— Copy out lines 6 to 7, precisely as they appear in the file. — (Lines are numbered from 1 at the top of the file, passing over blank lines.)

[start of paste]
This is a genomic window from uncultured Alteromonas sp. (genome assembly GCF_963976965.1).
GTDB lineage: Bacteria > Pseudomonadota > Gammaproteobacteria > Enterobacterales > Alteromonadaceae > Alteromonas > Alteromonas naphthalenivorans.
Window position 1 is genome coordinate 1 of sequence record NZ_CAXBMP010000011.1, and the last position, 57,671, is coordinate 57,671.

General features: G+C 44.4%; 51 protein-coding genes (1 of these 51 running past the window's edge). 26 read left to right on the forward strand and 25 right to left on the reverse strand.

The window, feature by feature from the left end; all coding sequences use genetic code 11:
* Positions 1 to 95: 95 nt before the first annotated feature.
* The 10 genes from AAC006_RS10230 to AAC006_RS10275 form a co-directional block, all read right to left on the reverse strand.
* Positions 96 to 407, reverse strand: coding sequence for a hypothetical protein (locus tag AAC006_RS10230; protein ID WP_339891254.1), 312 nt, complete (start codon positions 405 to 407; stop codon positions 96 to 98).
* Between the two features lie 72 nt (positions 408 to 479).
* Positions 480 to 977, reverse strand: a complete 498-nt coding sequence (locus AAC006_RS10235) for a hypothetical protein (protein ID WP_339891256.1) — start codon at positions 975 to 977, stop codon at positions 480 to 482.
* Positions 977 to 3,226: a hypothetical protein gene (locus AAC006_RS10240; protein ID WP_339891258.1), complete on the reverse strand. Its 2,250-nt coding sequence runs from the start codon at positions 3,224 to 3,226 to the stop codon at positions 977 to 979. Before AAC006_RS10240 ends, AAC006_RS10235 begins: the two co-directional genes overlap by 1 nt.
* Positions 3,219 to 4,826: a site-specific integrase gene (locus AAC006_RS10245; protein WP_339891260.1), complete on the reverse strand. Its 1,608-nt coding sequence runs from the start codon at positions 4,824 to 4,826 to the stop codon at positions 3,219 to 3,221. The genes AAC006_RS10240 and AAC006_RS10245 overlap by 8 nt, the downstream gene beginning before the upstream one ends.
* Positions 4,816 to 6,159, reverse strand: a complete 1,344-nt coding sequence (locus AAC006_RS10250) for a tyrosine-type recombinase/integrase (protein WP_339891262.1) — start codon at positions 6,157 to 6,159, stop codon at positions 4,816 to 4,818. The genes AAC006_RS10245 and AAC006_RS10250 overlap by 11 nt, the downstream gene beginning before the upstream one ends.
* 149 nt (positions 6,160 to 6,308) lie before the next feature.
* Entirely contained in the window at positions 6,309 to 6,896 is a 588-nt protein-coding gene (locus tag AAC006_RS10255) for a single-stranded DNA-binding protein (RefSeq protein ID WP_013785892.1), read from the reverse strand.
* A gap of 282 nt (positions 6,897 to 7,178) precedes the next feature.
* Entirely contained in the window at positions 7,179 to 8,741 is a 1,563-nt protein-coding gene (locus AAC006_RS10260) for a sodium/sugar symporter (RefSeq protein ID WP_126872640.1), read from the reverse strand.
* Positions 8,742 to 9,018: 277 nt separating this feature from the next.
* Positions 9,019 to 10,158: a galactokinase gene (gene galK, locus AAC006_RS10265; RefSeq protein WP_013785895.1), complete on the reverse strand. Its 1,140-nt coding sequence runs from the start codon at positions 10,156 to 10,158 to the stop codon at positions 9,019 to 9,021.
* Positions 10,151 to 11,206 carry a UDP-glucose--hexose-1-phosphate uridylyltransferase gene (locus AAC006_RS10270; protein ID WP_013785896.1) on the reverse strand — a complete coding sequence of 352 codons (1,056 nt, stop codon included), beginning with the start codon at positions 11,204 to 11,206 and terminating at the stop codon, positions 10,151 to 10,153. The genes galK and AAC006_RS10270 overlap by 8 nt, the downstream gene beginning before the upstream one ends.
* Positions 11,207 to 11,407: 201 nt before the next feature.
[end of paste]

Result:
* Positions 1 to 95: 95 nt before the first annotated feature.
* The 10 genes from AAC006_RS10230 to AAC006_RS10275 form a co-directional block, all read right to left on the reverse strand.